Dash cameras and body cameras are becoming a common feature in police departments across the country.
Although there are still some departments left who haven't made the transition, many are beginning to catch up with what is becoming an expected standard.
One department in North Carolina just adopted the use of body cams.
While dash cameras have been in use for some time now, body cams are a relatively new tech that has gained traction. The Chatham County Police Department in North Carolina recently decided it was time to be part of the growing trend.
Captain Chris Cooper, who conducted much of the research involved with acquiring body cams, stated that the department is "moving in the direction of what the public expects", according to The Herald Sun.
The department joins the growing ranks of officers using body cams. Of the 18,000 police departments in the United States in 2015, roughly one-third of them were using body cameras. That number has continued to increase with department transitions such as Chatham County.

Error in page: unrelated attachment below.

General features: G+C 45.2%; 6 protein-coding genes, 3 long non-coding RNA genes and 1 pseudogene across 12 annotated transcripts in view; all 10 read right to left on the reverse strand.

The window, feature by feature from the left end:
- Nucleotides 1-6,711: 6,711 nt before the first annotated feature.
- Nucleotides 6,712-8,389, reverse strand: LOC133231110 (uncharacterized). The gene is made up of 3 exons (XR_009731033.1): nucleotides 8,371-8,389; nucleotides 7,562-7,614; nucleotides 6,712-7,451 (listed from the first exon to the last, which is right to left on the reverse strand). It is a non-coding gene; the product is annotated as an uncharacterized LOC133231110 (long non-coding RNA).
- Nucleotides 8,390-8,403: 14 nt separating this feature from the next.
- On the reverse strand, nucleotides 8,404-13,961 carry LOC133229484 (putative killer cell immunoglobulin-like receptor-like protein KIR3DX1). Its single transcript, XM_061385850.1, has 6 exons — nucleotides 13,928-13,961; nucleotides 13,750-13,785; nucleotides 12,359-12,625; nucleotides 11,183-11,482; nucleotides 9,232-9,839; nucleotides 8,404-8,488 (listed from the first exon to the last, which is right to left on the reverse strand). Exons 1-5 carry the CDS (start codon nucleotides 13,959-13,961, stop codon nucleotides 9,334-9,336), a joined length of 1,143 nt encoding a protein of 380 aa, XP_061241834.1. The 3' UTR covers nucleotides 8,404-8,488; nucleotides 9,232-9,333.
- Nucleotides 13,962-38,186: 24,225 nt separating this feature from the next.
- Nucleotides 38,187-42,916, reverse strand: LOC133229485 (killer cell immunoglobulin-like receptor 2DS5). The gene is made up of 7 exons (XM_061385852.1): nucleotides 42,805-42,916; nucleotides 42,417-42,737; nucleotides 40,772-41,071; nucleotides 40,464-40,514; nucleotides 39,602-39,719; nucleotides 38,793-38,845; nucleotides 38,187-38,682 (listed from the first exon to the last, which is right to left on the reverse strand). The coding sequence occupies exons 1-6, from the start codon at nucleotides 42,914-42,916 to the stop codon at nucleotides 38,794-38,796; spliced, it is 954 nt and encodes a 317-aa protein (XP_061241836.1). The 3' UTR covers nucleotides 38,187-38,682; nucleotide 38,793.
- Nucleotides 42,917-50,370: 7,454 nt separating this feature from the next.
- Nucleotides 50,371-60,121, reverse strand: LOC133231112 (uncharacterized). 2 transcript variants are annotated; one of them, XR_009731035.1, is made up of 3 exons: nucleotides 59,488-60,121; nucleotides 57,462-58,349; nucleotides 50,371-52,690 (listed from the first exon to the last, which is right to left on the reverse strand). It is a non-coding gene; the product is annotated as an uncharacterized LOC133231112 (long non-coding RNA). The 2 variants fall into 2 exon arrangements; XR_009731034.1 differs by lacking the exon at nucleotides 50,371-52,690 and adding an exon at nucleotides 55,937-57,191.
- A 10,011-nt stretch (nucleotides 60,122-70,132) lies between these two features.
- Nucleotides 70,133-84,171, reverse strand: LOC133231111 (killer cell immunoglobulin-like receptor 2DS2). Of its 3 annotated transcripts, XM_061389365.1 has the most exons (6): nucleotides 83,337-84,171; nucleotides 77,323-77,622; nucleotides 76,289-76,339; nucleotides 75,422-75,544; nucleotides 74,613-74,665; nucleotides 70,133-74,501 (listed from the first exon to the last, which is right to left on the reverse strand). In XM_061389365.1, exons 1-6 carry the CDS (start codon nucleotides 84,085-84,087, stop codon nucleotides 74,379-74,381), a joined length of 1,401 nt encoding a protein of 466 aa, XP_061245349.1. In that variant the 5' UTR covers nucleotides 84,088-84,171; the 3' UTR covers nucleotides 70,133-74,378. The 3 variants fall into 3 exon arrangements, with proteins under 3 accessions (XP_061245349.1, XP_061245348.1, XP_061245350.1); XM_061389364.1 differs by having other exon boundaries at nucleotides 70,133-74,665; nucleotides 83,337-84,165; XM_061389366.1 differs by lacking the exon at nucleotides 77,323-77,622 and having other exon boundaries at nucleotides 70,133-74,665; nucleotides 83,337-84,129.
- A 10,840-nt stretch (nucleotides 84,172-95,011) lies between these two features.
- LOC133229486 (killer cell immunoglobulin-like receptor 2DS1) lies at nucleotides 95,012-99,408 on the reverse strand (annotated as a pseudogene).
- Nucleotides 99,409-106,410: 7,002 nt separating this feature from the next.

However, many departments are still cautious of using body cameras.
The technology presents another dilemma of privacy versus safety and when the cameras should be activated during an officer's shift. Despite many positive aspects of using body cameras, such as department-public transparency, officer accountability, and public compliance, many people on both sides are hesitant.
The same argument was made years ago with the introduction of the dash camera system in police vehicles. Multiple departments waited to see how the incorporation of a surveillance system would work out with the public as well as within the departments.
Now, dash cams are used in primarily every department at both the state and county levels. The footage gained from these systems has been used as evidence in trials, visual proof of wrong or right doing, and a way to determine actual occurrences.
So if the ubiquitous use of dash cams are any indication of the future of body cameras, it won't be long before every department adopts the system.